Ends of British Imperialism

A.J. Stockwell reviews a new collection of writings by Wm. Roger Louis.

From the University of Texas at Austin to St Antony’s College, Oxford, Wm. Roger Louis bestrides the Atlantic world of British studies.  For Louis, the study of Britain has come to mean the study of its empire.  Although some Americans claim not to ‘do empire’, while some Britons feel an American has no business to do their empire, Roger Louis is a pastmaster of the high policy of British imperialism.  When he was a student at the universities of Oklahoma, Freiburg, the Sorbonne, Harvard and Oxford, his interests ranged over the histories of Britain, continental Europe, Africa and the Middle East.  As an academician at Yale and later at Austin, where he has held the Kerr Professor of English History and Culture since 1985, he wove these strands into the skein of imperial history.

Each summer since the early 1960s he has immersed him­self in The National Archives at Kew and every year our knowledge and under­standing of the British ex­perience overseas have been enriched by his publications. Louis’ first monograph was on Ruanda-Urundi, 1884-1919 (1963), but his most original work is a succession of books on decolonization, notably Imperialism at Bay, 1941-1945: the United States and the decolonization of the British empire (1977), The British empire in the Middle East 1945-1951: Arab nationalism, the United States, and postwar imperialism (1984), and two major edited collections for the British Documents on the End of Empire series covering the Macmillan government (co-edited with Ronald Hyam, 2000) and the period from 1964 to 1971 (with S.R. Ashton, 2004).  He has collaborated with other scholars, such as Prosser Gifford on the partition of Africa, Roger Owen on the Suez crisis and Ronald Robinson on post-war decolonization. Boundlessly energetic, Wm. Roger Louis is also an outstanding motivator and co-ordinator of diverse luminaries and curmudgeons in the pro­fession. He has been president of the American Historical Association. His British Studies Seminar at Austin attracts scholars from all over the world and enter­tains a wider public with its serial collections of essays on Adventures With Britannia, of which four have been published so far (1995-2005). Most significantly, the Oxford History of the British Empire (1998-99), to which over 120 historians contributed, together with the subsequent companion volumes devoted to specific themes would never have appeared without his drive and diplomacy as general editor.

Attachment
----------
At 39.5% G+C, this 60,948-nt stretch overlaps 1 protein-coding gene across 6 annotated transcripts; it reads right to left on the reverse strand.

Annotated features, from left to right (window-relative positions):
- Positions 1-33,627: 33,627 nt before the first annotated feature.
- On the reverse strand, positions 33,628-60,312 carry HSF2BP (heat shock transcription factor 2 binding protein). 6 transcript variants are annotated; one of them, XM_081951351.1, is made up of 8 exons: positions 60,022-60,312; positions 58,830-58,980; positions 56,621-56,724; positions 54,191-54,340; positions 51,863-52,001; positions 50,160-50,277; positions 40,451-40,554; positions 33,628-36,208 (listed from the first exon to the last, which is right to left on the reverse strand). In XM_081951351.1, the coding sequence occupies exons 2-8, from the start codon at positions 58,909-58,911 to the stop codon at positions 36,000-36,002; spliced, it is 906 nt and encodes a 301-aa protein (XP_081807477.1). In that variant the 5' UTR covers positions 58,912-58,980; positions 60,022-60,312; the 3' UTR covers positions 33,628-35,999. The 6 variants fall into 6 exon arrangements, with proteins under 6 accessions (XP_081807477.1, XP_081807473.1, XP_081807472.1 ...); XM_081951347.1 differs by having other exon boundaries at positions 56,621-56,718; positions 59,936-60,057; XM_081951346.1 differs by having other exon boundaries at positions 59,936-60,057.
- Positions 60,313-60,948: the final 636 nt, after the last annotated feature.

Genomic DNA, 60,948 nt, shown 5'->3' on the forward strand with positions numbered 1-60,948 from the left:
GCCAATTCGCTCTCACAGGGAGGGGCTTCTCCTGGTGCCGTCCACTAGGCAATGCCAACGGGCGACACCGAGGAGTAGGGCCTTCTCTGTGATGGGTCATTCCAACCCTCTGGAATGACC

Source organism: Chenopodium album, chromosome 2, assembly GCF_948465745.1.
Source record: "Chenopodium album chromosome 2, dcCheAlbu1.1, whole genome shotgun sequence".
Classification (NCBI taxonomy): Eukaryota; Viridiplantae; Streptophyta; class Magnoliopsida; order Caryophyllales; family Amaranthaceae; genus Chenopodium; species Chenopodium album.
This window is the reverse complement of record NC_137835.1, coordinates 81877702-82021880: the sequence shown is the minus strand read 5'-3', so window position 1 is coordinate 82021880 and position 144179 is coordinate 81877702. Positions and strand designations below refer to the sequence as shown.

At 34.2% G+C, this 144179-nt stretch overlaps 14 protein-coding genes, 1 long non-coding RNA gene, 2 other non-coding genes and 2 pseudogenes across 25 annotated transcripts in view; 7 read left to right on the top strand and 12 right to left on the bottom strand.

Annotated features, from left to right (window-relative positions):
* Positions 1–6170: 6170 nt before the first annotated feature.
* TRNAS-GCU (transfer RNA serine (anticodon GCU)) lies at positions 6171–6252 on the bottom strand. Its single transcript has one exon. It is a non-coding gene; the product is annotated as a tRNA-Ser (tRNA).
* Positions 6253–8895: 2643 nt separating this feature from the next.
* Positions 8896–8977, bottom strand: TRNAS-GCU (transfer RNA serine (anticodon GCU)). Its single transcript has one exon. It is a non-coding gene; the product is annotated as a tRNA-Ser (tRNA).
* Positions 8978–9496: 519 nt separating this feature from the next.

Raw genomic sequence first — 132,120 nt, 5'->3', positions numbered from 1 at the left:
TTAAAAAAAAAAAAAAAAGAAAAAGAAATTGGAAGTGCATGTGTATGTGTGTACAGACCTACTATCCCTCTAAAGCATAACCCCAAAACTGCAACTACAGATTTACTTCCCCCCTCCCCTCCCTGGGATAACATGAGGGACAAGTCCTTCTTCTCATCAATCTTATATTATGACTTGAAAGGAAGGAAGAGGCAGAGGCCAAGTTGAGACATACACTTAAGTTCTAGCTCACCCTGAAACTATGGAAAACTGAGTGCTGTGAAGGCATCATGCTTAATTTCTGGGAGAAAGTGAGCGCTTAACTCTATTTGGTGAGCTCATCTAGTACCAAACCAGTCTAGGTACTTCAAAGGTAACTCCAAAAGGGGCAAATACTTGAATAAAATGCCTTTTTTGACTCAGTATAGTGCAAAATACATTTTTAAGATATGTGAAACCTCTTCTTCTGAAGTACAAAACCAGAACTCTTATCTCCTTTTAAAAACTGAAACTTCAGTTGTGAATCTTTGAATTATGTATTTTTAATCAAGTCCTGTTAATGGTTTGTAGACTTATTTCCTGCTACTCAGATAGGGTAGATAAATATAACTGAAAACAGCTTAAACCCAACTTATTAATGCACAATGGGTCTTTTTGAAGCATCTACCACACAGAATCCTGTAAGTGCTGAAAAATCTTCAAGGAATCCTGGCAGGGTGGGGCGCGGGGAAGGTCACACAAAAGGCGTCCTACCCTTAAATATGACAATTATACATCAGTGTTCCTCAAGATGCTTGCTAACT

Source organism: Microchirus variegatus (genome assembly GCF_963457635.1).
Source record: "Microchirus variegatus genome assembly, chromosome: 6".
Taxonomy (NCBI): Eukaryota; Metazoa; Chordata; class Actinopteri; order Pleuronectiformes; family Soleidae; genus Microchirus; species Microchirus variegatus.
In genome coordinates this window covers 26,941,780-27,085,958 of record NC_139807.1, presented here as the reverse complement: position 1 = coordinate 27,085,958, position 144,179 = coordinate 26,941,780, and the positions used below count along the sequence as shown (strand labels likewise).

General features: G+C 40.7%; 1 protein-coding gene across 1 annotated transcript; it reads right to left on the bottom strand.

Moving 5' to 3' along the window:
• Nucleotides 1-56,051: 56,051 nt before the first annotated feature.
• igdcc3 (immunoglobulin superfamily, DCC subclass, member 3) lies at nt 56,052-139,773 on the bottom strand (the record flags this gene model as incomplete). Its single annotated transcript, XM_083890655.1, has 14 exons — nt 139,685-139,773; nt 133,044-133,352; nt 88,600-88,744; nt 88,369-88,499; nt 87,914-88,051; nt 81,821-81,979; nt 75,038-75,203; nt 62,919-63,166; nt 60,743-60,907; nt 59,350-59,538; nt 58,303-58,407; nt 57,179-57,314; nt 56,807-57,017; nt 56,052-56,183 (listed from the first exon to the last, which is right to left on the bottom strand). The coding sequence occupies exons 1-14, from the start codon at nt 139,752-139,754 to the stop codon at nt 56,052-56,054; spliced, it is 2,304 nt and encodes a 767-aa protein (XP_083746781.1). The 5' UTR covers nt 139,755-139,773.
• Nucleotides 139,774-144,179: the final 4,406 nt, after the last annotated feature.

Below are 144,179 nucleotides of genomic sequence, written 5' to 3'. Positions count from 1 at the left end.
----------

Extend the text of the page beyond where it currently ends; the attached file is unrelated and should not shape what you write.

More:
Such is the vigour of his scholarship that it is startling to discover that the appearance of Ends of British Imperialism coincided with Louis’ seventieth birthday.  It also marked the fiftieth anniversary of the Suez crisis which he had witnessed as a student.  In 1956 he happened to be in Cairo when Nasser nationalized the Suez Canal Company.  This event would shape his inter­pretation of the unscram­bling of empire, just as it influenced Ronald Robinson and Jack Gallagher when they examined the scramble for Africa in Africa and the Victorians (1961).  Indeed, Louis sees decolonization as ‘the mirror image of the Scramble for colonies’ and suggests that the issues of intervention, self-deter­min­ation and internationalism, which proved to be so momentous during the British debacle over Suez, had previously surfaced time and again in periods of rampant British expansion.  Historians have contested the view that Suez, in the words of Brian Lapping, ‘wrote finis not only to the British empire but to all the empires of western Europe’ and continue to differ over its consequences. In the opening essay of this book Louis reflects on the contro­versy and explains how four decades of research have modified his assessments of Suez and imperial decline. In so doing, he introduces us to themes in imperial history that run through the rest of the book. Louis wrote ‘Suez and Decolonization: scrambling out of Africa and Asia’ especially for this volume but the other thirty-three pieces have already appeared as chapters in books or as articles in academic journals. They cover topics ranging from the pursuit of imperial ends to the end of imperial pursuits. Louis presents them coherently under the follow­ing headings: the legacy of European colonialism; the scramble for Africa and the Congo; the First World War and the origins of the Mandates System; Singapore and Hong Kong; India, Palestine, and Egypt; decolonization; Suez (six further papers); the Middle East; Historiography.

Reprints of previously published articles in book-form do not necessarily deserve or attract many readers. This collection, however, is exceptional.  It brings together the oeuvres of an eminent historian rather than a mere selection of writings.  Each article is attractively written as well as thoroughly annotated. The book is underpinned by a magnificent index. Finally, the price means that over one thousand pages of schol­ar­ship are placed within easy reach of a large audience.

Ends of British Imperialism: the Scramble for Empire, Suez and Decolonization
Wm. Roger Louis
I.B. Tauris 


A.J. Stockwell is the editor of British Documents on the End of Empire: Malaysia (The Stationary Office, 2004)